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Old 12th July 2007, 07:09 AM   #1
ganjawulung
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Default Between Solo and Yogya

Dear All,

Solo (Surakarta) and Yogya (Jogjakarta) are not the only Javanese style. Nevertheless, these two styles are the most dominan in the Javanese keris. These pictures, show you for visual comparison: Ladrang (left) and the parable in Yogya style, Branggah (right).

Solo and Yogya which only 64 kms apart, are brother cities, though in the past history, they are rivalry. So no wonder if in the style of their kerises are opposing, contradictory. Also in their expressions of Javanese culture.

You will recognize more and more, everytime you compare the two styles of sheath in your hand. The type of daunan (leaf of the sheath) is also different. You may compare from the following pictures from above.

The hilts, are different. The form of pendhok (metal scabbard) is different too. And almost every detail is different, between Solo and Yogya style. The philosophy is also different.

Solo style, is more "gebyar" (glamour) in their dresses: sometimes studded with gems, gold, diamonds. But the Yogya style is more simple. The most glamour of Yogya style is only pendhok from "gangsa" (gold and copper or gold and brass). And much more differences of their style...

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Old 13th July 2007, 02:46 AM   #2
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Default Solo Vs Yogya

Dear Pak Ganjawulung & friends,

I dont know why, but when it comes to Jawanese keris, Solo style has always caught my eyes. Definitely not because of "gebyar" as I like simplicty & practicality over cosmetic appearance. Maybe the hilt style....Solo style is more practicle if it is to be used as a weapon....sorry, I am more inclined towards the use of keris as a weapon.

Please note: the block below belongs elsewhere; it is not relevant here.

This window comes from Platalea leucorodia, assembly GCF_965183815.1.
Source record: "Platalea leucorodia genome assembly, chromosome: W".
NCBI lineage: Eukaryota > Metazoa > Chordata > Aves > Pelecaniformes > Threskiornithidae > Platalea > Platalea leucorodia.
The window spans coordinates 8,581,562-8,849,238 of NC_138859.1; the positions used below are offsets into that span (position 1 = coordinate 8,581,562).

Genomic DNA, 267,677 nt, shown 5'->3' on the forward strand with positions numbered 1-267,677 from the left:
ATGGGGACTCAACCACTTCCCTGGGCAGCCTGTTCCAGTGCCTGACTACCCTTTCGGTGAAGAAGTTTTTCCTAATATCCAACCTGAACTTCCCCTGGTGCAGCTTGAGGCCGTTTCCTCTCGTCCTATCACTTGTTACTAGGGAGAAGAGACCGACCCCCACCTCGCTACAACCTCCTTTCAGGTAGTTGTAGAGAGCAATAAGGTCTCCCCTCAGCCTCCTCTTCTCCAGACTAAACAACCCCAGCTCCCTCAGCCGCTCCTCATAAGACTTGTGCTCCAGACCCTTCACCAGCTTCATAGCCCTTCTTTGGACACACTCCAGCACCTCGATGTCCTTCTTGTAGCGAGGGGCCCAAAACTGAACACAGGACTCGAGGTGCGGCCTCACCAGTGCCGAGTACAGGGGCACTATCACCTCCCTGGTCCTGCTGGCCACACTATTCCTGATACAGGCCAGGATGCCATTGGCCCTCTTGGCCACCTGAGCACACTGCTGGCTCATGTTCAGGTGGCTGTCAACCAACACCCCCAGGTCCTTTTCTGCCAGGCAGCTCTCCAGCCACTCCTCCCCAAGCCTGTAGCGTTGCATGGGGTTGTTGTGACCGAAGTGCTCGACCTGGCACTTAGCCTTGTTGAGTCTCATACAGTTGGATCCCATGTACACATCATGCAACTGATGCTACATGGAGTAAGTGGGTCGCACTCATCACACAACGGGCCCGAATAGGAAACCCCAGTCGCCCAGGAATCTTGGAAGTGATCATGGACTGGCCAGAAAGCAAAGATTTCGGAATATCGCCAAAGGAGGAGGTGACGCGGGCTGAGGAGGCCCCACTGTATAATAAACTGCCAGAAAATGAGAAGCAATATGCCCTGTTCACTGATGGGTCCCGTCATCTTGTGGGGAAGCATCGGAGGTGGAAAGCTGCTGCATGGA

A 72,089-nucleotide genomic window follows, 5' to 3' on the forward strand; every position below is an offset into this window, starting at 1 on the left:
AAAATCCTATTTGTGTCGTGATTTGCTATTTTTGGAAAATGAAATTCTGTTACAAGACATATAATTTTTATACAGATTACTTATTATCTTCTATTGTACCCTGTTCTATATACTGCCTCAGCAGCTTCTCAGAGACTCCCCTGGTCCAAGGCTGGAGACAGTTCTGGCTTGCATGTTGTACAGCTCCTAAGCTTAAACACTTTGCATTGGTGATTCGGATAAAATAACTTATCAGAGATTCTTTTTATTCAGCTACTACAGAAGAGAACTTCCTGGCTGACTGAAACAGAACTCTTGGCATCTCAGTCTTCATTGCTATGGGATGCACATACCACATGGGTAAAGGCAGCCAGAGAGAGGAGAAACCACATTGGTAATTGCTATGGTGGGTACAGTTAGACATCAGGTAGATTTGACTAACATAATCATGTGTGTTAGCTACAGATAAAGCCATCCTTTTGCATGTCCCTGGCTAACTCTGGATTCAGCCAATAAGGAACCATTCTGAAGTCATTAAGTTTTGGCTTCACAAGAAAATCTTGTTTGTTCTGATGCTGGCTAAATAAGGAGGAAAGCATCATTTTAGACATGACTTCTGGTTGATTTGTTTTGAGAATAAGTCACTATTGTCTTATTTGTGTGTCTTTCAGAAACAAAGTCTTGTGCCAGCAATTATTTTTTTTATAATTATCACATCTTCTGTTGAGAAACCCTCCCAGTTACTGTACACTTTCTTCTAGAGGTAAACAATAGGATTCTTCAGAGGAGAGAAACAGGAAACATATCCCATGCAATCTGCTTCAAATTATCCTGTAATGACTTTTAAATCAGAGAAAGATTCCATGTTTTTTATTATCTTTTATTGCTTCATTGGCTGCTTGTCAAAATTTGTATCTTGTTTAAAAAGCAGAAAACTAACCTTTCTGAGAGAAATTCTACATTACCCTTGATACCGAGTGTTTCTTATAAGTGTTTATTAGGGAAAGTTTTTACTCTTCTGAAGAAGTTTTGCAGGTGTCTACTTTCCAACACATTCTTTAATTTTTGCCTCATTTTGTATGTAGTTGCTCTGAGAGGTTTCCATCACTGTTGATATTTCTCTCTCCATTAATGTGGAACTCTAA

Warm regards,
Penangsang
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Old 13th July 2007, 03:23 AM   #3
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Quote:
Originally Posted by PenangsangII
I dont know why, but when it comes to Jawanese keris, Solo style has always caught my eyes. Definitely not because of "gebyar" as I like simplicty & practicality over cosmetic appearance. Maybe the hilt style....Solo style is more practicle if it is to be used as a weapon....sorry, I am more inclined towards the use of keris as a weapon.

Dear Penangsang,
Yes, it is matter of taste. But for the Solonese people (and the Yogyanese), style it is a matter of their identity. A Solonese noble man of course doesn't want to "wear" (not to have for just collections) keris with Yogyanese style. And likewise the Yogyanese nobleman. True Yogyanese, is even more fanatic -- doesn't want to touch Solonese keris (nom-noman, or new Solonese keris) with Solonese sheath.

For me? I was born as Solonese, but "prefer" to have Yogyanese style for my collections. It is a matter of simplicity, and personal inclination... But I have some kerises with Solonese style in my collection.

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Old 13th July 2007, 03:31 AM   #4
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Arrow It All Comes Down To ......

........Personal taste.
Each is different; neither is better.
This seems a non-issue.













My opinion.
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Old 13th July 2007, 03:41 AM   #5
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Default Gayaman

Dear All,
These pictures below are the "gayaman" styles. On the left, is Solonese gayaman with wanda (special style) of Banyumasan, and on the right is Yogyanese gayaman with "wanda" Hamengku Buwanan -- or Yogyanese style in the era or Hamengku Buwono (recent style of Yogya. In the past, there was also Amangkuratan style). Banyumas is the west state of Solo, or to be exact -- west Central Java.

Ladrang and Branggah, usually used for formal occasions, such as formal visit to the King of Solo or Yogya. Or, attending a wedding ceremony. And Gayaman is more for daily use either for high ranking or lower ranking court servants...

You may regard the difference in the form of hilts, and upper end of the pendok (straight for Solonese, and curved for Yogyanese. And the form of the pendhok -- the metal in the scabbard -- the Solonese is bigger. And for the Yogyanese -- becomes smaller in the lower part...

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Old 13th July 2007, 04:17 AM   #6